For the past few years, Channel Islands Restoration has been working hard to lay the foundation for a very special coastal meadow habitat restoration project; and in April, we received approval to start moving forward. Located in Montecito, Hammond’s Meadow is a beautiful, open space overlooking the ocean and a Chumash cultural site. The property is owned by Santa Barbara County and has the potential to become thriving native habitat, restored from its current state as little more than a weedy lot between homes. After years of collaboration with Barbareño Chumash, neighbors and others, we received approval from the County of Santa Barbara to help bring this meadow back to its former glory.

Currently, the meadow is dominated by invasive plants. Of the 24 plant species found in the meadow, only three are native. After each rain event, thick stands of black mustard, cheeseweed, and other invasives spring out of the ground, drop more seeds, and then die off. This is detrimental to the habitat quality of the meadow, is unattractive, and creates a fire hazard.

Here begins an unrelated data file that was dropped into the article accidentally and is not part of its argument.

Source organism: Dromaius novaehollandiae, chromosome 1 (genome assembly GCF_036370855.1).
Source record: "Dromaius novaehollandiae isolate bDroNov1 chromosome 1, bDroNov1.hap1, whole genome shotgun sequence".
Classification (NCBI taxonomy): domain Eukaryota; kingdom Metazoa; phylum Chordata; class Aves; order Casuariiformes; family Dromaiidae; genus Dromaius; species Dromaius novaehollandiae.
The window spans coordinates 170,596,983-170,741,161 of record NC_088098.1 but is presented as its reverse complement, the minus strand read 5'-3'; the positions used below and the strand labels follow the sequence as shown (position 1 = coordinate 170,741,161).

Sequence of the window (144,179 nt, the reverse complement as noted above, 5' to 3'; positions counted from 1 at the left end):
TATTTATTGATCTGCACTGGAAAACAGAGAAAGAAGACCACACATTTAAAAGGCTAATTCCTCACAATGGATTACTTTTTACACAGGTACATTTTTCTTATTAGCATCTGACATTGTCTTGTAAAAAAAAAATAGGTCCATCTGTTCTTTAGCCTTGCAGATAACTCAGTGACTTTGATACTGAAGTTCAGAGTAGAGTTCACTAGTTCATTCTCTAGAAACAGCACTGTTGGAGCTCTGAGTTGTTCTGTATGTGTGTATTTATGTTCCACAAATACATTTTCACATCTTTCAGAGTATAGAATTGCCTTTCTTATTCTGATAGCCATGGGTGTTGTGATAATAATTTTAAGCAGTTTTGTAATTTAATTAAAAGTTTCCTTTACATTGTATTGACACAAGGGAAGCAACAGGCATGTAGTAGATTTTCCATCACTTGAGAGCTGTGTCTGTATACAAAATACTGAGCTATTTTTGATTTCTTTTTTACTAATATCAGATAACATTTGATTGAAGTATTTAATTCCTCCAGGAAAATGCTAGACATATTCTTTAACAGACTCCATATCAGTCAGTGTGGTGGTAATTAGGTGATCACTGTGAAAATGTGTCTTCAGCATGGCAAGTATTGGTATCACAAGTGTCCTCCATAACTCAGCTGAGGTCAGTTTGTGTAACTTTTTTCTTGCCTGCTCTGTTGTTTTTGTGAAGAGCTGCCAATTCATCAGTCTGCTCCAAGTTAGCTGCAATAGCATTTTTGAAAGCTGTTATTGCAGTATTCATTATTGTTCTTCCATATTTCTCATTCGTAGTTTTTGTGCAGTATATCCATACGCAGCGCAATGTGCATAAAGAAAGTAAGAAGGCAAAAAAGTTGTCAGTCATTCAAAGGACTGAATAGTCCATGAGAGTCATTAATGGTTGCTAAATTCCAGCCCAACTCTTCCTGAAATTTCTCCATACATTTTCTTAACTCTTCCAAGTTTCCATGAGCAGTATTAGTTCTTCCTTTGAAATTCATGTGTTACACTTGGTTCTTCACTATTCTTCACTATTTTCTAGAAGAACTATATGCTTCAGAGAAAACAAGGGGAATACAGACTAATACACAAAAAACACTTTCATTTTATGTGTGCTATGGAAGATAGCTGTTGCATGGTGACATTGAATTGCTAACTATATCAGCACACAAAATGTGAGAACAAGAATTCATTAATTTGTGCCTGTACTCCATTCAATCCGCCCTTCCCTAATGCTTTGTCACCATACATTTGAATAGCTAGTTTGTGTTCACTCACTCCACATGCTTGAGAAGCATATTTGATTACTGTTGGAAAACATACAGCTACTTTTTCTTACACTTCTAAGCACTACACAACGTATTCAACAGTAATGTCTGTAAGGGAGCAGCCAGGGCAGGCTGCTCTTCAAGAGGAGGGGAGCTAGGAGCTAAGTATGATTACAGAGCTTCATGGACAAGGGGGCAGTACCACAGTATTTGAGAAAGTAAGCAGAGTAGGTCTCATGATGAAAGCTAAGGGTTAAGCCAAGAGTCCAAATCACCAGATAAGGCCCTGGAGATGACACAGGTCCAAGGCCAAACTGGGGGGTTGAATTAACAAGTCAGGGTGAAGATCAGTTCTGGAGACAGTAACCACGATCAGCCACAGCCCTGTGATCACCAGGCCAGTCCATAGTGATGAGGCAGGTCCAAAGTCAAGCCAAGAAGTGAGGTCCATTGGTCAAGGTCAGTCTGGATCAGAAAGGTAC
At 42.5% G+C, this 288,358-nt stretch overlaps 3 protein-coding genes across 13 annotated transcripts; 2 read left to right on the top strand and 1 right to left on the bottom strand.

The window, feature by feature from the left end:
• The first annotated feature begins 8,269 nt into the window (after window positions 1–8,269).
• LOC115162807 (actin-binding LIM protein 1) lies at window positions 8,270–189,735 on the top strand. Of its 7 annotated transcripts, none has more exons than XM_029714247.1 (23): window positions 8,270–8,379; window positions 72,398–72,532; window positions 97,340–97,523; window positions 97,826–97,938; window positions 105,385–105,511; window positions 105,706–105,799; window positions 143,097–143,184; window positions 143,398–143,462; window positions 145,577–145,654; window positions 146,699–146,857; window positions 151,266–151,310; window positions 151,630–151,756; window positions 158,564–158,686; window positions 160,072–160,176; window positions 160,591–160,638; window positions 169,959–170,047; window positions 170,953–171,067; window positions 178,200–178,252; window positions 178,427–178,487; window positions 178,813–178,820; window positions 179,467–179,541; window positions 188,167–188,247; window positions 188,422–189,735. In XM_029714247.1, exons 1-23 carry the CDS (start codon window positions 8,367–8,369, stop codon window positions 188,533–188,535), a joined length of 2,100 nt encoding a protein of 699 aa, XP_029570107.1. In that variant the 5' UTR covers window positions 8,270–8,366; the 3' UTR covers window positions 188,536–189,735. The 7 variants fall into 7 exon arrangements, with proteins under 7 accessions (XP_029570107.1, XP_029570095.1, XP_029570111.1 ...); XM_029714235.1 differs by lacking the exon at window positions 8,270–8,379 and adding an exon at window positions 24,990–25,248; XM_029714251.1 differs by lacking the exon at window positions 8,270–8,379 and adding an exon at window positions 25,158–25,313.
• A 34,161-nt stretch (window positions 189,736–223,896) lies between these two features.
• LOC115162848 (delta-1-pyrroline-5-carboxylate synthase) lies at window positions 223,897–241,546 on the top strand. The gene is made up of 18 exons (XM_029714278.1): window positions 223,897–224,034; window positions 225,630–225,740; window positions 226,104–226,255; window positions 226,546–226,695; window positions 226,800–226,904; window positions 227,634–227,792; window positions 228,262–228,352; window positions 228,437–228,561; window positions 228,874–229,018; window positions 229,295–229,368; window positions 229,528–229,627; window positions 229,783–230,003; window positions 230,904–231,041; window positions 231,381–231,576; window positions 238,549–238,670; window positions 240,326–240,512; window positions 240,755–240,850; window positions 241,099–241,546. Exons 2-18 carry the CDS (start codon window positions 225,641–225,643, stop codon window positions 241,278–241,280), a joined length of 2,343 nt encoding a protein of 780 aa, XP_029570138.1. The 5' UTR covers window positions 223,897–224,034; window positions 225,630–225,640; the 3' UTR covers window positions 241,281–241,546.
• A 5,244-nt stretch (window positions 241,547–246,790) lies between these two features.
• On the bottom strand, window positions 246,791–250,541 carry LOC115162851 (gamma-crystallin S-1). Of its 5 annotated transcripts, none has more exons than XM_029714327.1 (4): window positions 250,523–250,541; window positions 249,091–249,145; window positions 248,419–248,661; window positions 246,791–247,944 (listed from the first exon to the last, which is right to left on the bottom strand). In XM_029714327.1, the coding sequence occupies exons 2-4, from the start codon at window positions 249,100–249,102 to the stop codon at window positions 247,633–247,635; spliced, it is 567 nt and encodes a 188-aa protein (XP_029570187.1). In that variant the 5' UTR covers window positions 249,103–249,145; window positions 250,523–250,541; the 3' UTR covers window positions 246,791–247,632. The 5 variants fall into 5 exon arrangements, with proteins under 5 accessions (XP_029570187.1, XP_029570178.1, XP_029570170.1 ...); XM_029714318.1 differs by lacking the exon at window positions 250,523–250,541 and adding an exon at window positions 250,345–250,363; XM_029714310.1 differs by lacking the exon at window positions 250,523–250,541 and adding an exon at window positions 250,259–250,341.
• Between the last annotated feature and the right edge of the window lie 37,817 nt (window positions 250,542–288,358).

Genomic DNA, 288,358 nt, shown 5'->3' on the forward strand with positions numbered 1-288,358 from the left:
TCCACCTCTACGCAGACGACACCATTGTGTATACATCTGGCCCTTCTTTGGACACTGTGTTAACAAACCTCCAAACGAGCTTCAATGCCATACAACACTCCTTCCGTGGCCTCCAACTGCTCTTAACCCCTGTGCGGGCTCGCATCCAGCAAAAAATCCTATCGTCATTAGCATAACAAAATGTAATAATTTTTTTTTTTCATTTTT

We’re working to control the weeds and reduce their presence within the meadow by weeding them before they have the chance to produce or drop seeds. As a sacred Chumash site, we’re taking care not to disrupt the soil. After a rain event prompts new growth at the meadow, we come in and remove the non-natives, cutting them near the ground level, without disturbing the soil.

The Hammond’s Meadow – Shalawa Preservation and Management Plan calls for protecting Chumash heritage, providing space for Chumash ceremony, preserving the trail to the beach, and planting more than 4,000 native grasses and low-growing native plants. Funds are being raised now to implement the project. We hope to have funding in place in order to begin planting in November 2020. To read the full plan, please visit